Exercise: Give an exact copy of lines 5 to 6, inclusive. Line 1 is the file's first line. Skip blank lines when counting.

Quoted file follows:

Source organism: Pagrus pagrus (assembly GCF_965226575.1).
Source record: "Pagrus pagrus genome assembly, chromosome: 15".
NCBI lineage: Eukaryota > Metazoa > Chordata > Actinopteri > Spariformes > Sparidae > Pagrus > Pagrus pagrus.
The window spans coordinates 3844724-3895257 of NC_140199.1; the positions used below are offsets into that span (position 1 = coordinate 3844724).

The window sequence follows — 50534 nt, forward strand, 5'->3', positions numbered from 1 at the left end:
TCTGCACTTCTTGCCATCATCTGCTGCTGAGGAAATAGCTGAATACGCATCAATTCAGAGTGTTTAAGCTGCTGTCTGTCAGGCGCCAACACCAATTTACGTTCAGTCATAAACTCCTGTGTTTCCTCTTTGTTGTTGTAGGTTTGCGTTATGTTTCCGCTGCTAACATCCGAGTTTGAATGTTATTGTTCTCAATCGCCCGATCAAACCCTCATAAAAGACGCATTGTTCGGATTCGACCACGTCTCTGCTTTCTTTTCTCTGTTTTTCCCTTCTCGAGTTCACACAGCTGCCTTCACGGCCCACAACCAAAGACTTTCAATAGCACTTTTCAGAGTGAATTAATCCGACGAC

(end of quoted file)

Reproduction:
The window sequence follows — 50534 nt, forward strand, 5'->3', positions numbered from 1 at the left end:
TCTGCACTTCTTGCCATCATCTGCTGCTGAGGAAATAGCTGAATACGCATCAATTCAGAGTGTTTAAGCTGCTGTCTGTCAGGCGCCAACACCAATTTACGTTCAGTCATAAACTCCTGTGTTTCCTCTTTGTTGTTGTAGGTTTGCGTTATGTTTCCGCTGCTAACATCCGAGTTTGAATGTTATTGTTCTCAATCGCCCGATCAAACCCTCATAAAAGACGCATTGTTCGGATTCGACCACGTCTCTGCTTTCTTTTCTCTGTTTTTCCCTTCTCGAGTTCACACAGCTGCCTTCACGGCCCACAACCAAAGACTTTCAATAGCACTTTTCAGAGTGAATTAATCCGACGAC